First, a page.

The latest Bloomberg prediction is that the solar market will grow +20% in 2014. After consulting with “some of the world’s most knowledgeable and respected solar analysts” – Deustche Bank AG, HSBC Holdings Plc, Citigroup Inc., Yingli, NPD Solarbuzz,. Wacker Chemie AG, and PricewaterhouseCoopers LLP – Bloomberg suggests there will be around 44.5 GW installed. That is only a little less than the 46 GW suggested by the Deutsche Bank. The big story, from 2013, is the change of leadership amongst the world’s solar powers.
After dominating the industry for more than six years, Germany is expected to install a mere 3.3 GW this year. Instead of incentives, the owners of clean energy plants may soon be paying a 4.4 euro cents (6 cents) a kilowatt-hour tax.
That could turn potential customers away. According to an article in the Guardian, “the cost of solar power in Germany is about Euro cents 10 per kilowatt hour, compared with about 6 to 8 Euro cents per kilowatt hour for “brown” coal – the most carbon-intensive form of the fuel, but also the cheapest – and gas.”
While Europe’s solar market appears to be slowing down, the rest of the world is expanding.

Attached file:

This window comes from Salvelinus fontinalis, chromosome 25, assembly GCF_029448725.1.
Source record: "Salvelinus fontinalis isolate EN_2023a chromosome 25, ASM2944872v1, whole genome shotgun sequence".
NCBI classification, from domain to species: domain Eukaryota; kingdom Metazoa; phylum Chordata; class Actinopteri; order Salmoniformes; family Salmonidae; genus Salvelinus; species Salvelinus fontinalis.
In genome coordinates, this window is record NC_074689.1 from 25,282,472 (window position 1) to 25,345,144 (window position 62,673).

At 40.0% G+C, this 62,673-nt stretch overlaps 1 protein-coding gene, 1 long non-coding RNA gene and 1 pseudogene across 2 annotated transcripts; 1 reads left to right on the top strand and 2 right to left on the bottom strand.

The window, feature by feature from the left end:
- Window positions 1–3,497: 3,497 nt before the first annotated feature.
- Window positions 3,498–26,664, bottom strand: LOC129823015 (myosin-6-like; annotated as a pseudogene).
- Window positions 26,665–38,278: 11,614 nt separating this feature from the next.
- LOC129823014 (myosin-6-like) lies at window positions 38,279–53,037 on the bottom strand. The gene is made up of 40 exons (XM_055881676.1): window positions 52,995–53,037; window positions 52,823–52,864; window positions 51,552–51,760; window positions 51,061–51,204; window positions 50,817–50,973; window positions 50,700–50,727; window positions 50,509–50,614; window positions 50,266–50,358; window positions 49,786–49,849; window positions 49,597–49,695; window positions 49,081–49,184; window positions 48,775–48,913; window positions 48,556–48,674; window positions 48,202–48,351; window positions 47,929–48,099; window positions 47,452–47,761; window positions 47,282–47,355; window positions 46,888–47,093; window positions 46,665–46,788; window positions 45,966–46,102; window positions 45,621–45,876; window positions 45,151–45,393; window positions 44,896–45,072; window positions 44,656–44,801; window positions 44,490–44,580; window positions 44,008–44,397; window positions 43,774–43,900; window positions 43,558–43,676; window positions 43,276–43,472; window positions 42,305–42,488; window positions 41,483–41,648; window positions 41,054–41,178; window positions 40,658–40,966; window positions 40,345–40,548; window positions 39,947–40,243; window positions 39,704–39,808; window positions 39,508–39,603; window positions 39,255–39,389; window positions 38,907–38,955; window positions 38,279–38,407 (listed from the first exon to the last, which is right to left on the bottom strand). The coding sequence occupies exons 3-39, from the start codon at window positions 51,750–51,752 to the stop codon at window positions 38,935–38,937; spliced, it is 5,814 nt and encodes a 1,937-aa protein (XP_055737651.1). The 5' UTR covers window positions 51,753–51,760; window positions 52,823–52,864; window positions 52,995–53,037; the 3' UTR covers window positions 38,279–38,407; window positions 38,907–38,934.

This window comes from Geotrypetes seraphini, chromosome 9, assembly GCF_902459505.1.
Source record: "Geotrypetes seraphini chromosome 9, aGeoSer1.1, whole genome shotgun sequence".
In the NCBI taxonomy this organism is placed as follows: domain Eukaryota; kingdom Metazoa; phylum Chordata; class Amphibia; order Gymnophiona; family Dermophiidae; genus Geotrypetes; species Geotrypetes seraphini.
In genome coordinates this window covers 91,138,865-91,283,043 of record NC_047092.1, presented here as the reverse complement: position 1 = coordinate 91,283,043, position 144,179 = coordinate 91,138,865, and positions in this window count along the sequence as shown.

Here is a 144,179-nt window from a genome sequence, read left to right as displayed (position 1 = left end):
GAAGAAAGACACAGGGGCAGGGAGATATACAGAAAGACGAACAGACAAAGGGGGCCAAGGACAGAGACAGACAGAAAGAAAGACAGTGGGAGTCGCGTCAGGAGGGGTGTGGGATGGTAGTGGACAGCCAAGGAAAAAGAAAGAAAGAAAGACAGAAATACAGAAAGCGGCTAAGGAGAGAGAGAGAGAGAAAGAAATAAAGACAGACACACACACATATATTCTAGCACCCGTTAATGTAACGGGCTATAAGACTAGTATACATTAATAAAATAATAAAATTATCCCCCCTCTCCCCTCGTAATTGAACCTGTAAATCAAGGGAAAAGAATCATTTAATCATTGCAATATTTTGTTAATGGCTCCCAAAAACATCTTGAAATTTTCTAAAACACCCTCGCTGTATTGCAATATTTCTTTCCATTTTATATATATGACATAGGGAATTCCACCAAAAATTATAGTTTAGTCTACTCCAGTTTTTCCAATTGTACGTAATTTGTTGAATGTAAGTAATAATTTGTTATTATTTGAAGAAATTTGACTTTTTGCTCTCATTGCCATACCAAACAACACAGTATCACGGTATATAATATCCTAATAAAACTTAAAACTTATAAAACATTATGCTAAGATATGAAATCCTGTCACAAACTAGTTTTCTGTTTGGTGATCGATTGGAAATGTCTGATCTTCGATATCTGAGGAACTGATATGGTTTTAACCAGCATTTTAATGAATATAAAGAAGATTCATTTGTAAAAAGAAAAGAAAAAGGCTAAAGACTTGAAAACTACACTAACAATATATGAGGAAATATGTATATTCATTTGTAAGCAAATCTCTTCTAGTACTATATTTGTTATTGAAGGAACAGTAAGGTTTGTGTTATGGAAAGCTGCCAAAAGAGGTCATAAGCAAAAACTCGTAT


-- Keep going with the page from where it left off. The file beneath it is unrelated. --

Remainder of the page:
“After two years of a punishing downturn, the global solar industry is on the rebound,” said Ash Sharma, senior research director for solar at Englewood, Colorado-based IHS Inc. (IHS:US) “Worldwide PV installations are set to rise by double digits in 2014, solar manufacturing capital spending is recovering, module prices are stabilizing and emerging markets are on the rise.”
The emergence of China, as the world’s leading solar market, contributed to this resurgence. Companies like SunPower Corp and Yingli are now making a profit. The Chinese may have installed close to 12 GW last year and are expected to do as well in 2014.
Japan, the first nation the one GW barrier (in 2004), is now the world’s second-largest solar installer and may reach 10.5 GW in 2014.
The US is expected to install 5 to 6 GW, which will make it third.
Brazil, Chile, Thailand and Australia have also made significant progress, albeit on a lesser scale.